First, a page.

More than a century has passed since Liliath crept into the empty sarcophagus of Saint Marguerite, fleeing the Fall of Ystara. But she emerges from her magical sleep still beautiful, looking no more than nineteen, and once again renews her single-minded quest to be united with her lover, Palleniel, the archangel of Ystara.

A seemingly impossible quest, but Liliath is one of the greatest practitioners of angelic magic to have ever lived, a genius at making icons to summon angels, and supremely adept in forcing them to do her bidding.
Liliath already knew that most of the inhabitants of Ystara died from the Ash Blood plague or were transformed into beastlings, and she herself led the survivors who fled into neighbouring Sarance. Now she learns that angels shun the Ystaran’s descendents. If they are touched by angelic magic, their blood will become ashes, or they will turn into beastlings. They are known as Refusers, and can only live the most lowly lives.

But Liliath cares nothing for the descendants of her people, save how they can serve her. It is four young Sarancians who fix her interest, for they are the key to her quest: Simeon, a studious doctor-in-training; Henri, a dedicated fortune hunter; Agnez, an adventurous musketeer cadet; and Dorotea, an icon-maker and scholar of angelic magic.

The four feel a strange, immediate kinship from the moment they meet, but do not know why, or suspect their importance. Only Liliath knows their secret, and she draws them in to her complex plot, just as she manipulates Queen Louisa and her musketeers; King Ferdinand and his guards; Cardinal Duplessis and her pursuivants; and the Refuser Night King Biscaray and his criminal gangs.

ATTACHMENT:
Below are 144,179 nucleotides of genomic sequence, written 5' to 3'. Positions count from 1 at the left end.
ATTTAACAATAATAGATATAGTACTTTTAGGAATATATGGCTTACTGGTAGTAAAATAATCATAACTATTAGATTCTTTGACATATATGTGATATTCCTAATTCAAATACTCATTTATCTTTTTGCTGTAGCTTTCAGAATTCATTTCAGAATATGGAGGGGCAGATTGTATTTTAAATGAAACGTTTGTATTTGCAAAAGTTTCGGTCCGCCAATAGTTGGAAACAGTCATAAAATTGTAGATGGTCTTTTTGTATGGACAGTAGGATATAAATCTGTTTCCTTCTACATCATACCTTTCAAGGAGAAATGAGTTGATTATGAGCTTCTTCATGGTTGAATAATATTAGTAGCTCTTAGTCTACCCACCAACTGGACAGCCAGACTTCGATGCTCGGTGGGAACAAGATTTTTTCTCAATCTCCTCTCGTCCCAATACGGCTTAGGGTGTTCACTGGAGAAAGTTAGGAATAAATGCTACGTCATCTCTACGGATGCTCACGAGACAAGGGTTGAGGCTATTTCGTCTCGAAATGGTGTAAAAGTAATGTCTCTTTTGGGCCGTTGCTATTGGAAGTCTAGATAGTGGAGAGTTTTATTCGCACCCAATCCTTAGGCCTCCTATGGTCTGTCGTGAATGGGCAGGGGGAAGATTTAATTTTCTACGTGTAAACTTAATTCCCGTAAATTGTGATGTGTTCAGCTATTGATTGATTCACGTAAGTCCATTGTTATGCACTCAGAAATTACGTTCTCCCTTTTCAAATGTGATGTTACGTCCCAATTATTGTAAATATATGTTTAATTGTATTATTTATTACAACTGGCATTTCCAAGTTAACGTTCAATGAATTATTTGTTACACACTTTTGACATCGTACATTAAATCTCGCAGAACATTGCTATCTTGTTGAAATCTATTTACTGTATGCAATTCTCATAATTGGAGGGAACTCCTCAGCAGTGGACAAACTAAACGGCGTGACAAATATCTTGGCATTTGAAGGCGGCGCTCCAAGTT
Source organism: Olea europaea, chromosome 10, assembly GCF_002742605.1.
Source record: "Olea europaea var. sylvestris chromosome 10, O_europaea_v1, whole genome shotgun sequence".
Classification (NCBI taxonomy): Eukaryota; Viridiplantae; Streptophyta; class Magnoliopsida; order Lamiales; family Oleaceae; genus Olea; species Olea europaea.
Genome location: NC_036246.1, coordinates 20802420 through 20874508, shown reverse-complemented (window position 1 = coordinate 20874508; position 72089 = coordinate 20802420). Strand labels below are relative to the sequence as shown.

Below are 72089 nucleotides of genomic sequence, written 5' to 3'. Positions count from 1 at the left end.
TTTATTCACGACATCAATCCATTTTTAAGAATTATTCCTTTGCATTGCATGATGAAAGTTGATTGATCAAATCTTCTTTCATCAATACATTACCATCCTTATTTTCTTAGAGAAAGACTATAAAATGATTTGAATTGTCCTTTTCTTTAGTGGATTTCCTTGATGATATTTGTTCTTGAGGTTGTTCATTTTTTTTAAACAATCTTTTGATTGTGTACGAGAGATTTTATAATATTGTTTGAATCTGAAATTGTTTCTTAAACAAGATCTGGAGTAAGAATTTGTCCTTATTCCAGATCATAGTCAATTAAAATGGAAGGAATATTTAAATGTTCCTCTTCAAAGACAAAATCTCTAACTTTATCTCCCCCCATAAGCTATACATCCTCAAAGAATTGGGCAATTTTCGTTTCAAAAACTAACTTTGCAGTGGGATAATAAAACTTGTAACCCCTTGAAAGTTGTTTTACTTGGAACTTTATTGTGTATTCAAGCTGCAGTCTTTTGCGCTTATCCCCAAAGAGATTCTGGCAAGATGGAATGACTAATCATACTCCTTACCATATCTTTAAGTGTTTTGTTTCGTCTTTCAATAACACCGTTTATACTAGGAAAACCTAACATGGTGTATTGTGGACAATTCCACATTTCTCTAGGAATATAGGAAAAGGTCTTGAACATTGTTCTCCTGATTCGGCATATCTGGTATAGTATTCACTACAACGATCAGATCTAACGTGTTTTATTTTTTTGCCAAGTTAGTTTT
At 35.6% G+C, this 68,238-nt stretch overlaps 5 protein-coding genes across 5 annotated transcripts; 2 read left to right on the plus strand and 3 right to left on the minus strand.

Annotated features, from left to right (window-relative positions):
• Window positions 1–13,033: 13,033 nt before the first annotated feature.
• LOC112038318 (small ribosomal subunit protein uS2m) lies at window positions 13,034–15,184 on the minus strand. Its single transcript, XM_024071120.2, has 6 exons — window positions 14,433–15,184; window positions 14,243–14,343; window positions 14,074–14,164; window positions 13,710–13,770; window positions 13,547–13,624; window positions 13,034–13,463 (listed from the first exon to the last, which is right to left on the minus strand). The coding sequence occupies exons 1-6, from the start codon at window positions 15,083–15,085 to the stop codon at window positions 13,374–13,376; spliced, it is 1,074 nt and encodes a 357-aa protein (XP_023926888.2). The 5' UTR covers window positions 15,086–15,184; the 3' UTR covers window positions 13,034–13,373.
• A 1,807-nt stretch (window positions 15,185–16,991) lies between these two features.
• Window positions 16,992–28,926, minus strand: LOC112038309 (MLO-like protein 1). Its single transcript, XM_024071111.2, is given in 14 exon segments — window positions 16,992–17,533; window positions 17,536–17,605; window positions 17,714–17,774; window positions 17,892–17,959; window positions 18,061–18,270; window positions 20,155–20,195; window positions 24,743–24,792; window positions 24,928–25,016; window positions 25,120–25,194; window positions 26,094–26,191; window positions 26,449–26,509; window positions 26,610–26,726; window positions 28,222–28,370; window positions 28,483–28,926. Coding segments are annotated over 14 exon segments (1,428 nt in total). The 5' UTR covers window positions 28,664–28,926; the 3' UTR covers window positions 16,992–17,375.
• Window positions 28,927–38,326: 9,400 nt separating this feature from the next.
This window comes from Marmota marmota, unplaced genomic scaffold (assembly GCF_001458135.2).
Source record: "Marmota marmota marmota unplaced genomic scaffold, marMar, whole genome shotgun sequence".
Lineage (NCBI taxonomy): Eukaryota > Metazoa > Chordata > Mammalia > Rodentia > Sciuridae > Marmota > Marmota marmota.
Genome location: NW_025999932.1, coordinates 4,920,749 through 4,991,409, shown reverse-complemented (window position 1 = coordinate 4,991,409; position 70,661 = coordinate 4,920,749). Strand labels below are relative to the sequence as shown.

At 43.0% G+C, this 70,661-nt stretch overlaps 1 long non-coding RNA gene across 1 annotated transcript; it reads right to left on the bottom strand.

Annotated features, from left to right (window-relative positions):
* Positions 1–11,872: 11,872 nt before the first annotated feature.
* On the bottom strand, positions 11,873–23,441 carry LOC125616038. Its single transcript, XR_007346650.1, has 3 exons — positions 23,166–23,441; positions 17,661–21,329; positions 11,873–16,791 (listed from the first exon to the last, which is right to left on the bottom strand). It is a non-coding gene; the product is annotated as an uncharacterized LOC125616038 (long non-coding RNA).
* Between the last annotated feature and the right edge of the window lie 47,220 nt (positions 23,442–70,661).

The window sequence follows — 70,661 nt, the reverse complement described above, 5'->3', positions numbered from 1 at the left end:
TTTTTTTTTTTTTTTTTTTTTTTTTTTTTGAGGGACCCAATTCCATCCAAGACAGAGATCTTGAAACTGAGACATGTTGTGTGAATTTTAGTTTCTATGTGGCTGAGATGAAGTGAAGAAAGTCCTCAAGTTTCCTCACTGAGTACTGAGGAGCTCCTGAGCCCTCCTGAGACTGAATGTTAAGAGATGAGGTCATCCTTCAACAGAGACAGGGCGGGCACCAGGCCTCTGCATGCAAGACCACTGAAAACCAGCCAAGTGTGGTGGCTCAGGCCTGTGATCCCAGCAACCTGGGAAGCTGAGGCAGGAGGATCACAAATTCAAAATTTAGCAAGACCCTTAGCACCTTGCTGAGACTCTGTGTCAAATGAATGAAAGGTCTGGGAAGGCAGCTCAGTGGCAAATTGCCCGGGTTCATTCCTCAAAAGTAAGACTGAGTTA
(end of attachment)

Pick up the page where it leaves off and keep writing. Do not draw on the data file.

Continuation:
All become pawns in Liliath’s grand scheme to fulfill her destiny and be united with the love of her life. No matter the cost to everyone else.

 

My thoughts:

I remember when the first Old Kingdom books came out (Sabriel, Lirael, Abhorson) and I’ve read some of Nix’s other books over the years, then he went quiet.

And for good reason if this brilliant new book is why, featuring an incredible magic system where people call upon angels to aid them, and a cast of characters whose bravery and friendship help them save the day.

I romped through it in one sitting, completely hooked from page one, the setup and plotting sucked me in completely, immersing me in the world Nix has so carefully crafted.

This book is superbly well written, clever, funny, smart and what you’d expect from a master storyteller, moving from writing for young adults to adult fantasy fiction. While he has said this a standalone text there is scope for another book in the same world, and I think he would be wise to return to it, as I can see a lot of other stories that could be built within this incredibly well created world.